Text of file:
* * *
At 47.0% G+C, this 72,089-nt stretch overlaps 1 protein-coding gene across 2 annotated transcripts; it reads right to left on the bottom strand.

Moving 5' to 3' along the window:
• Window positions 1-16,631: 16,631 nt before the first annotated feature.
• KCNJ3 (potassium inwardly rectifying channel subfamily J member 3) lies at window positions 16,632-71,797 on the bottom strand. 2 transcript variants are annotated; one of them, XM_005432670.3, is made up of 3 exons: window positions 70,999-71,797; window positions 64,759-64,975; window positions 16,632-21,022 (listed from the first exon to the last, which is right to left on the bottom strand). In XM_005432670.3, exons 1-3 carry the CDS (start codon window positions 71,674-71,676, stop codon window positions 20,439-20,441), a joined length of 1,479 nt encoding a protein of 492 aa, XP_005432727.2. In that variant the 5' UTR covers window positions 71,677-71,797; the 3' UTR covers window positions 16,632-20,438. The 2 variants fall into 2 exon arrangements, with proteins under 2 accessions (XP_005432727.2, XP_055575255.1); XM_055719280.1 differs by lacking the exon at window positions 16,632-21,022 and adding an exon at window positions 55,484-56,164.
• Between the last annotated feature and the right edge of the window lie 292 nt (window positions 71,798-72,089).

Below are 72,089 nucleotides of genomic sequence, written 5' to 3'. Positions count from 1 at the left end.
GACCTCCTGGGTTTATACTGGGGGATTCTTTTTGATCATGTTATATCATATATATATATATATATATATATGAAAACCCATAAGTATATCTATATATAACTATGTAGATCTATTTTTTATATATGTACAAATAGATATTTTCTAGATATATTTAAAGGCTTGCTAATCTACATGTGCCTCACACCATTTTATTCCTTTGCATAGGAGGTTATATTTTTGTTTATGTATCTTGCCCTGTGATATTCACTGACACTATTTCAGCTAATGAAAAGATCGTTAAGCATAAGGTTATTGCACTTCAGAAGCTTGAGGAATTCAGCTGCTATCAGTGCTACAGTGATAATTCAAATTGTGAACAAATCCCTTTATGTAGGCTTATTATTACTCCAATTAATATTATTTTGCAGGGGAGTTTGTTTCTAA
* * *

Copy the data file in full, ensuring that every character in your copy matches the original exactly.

At 47.0% G+C, this 72,089-nt stretch overlaps 1 protein-coding gene across 2 annotated transcripts; it reads right to left on the bottom strand.

Moving 5' to 3' along the window:
• Window positions 1-16,631: 16,631 nt before the first annotated feature.
• KCNJ3 (potassium inwardly rectifying channel subfamily J member 3) lies at window positions 16,632-71,797 on the bottom strand. 2 transcript variants are annotated; one of them, XM_005432670.3, is made up of 3 exons: window positions 70,999-71,797; window positions 64,759-64,975; window positions 16,632-21,022 (listed from the first exon to the last, which is right to left on the bottom strand). In XM_005432670.3, exons 1-3 carry the CDS (start codon window positions 71,674-71,676, stop codon window positions 20,439-20,441), a joined length of 1,479 nt encoding a protein of 492 aa, XP_005432727.2. In that variant the 5' UTR covers window positions 71,677-71,797; the 3' UTR covers window positions 16,632-20,438. The 2 variants fall into 2 exon arrangements, with proteins under 2 accessions (XP_005432727.2, XP_055575255.1); XM_055719280.1 differs by lacking the exon at window positions 16,632-21,022 and adding an exon at window positions 55,484-56,164.
• Between the last annotated feature and the right edge of the window lie 292 nt (window positions 71,798-72,089).

Below are 72,089 nucleotides of genomic sequence, written 5' to 3'. Positions count from 1 at the left end.
GACCTCCTGGGTTTATACTGGGGGATTCTTTTTGATCATGTTATATCATATATATATATATATATATATATGAAAACCCATAAGTATATCTATATATAACTATGTAGATCTATTTTTTATATATGTACAAATAGATATTTTCTAGATATATTTAAAGGCTTGCTAATCTACATGTGCCTCACACCATTTTATTCCTTTGCATAGGAGGTTATATTTTTGTTTATGTATCTTGCCCTGTGATATTCACTGACACTATTTCAGCTAATGAAAAGATCGTTAAGCATAAGGTTATTGCACTTCAGAAGCTTGAGGAATTCAGCTGCTATCAGTGCTACAGTGATAATTCAAATTGTGAACAAATCCCTTTATGTAGGCTTATTATTACTCCAATTAATATTATTTTGCAGGGGAGTTTGTTTCTAA